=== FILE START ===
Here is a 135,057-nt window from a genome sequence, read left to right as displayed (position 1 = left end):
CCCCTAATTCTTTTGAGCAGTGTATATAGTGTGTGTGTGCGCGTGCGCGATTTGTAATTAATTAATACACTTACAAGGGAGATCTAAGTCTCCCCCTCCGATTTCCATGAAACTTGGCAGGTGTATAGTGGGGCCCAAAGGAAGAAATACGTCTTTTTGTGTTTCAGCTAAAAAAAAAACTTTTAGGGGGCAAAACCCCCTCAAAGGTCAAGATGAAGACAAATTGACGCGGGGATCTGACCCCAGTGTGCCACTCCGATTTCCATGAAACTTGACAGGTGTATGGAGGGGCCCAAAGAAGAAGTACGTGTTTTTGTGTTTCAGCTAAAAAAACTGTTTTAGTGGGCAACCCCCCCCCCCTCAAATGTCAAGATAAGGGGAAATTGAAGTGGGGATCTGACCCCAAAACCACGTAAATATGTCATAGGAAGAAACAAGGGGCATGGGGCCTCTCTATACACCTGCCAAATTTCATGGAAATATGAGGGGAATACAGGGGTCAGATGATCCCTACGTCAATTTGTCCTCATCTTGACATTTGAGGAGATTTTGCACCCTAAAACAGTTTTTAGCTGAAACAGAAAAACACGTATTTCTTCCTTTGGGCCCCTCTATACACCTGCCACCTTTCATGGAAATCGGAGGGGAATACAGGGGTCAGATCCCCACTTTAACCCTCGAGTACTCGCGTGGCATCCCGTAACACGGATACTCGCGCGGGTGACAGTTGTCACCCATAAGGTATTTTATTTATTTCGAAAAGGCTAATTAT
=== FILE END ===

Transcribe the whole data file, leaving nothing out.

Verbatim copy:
Here is a 135,057-nt window from a genome sequence, read left to right as displayed (position 1 = left end):
CCCCTAATTCTTTTGAGCAGTGTATATAGTGTGTGTGTGCGCGTGCGCGATTTGTAATTAATTAATACACTTACAAGGGAGATCTAAGTCTCCCCCTCCGATTTCCATGAAACTTGGCAGGTGTATAGTGGGGCCCAAAGGAAGAAATACGTCTTTTTGTGTTTCAGCTAAAAAAAAAACTTTTAGGGGGCAAAACCCCCTCAAAGGTCAAGATGAAGACAAATTGACGCGGGGATCTGACCCCAGTGTGCCACTCCGATTTCCATGAAACTTGACAGGTGTATGGAGGGGCCCAAAGAAGAAGTACGTGTTTTTGTGTTTCAGCTAAAAAAACTGTTTTAGTGGGCAACCCCCCCCCCCTCAAATGTCAAGATAAGGGGAAATTGAAGTGGGGATCTGACCCCAAAACCACGTAAATATGTCATAGGAAGAAACAAGGGGCATGGGGCCTCTCTATACACCTGCCAAATTTCATGGAAATATGAGGGGAATACAGGGGTCAGATGATCCCTACGTCAATTTGTCCTCATCTTGACATTTGAGGAGATTTTGCACCCTAAAACAGTTTTTAGCTGAAACAGAAAAACACGTATTTCTTCCTTTGGGCCCCTCTATACACCTGCCACCTTTCATGGAAATCGGAGGGGAATACAGGGGTCAGATCCCCACTTTAACCCTCGAGTACTCGCGTGGCATCCCGTAACACGGATACTCGCGCGGGTGACAGTTGTCACCCATAAGGTATTTTATTTATTTCGAAAAGGCTAATTAT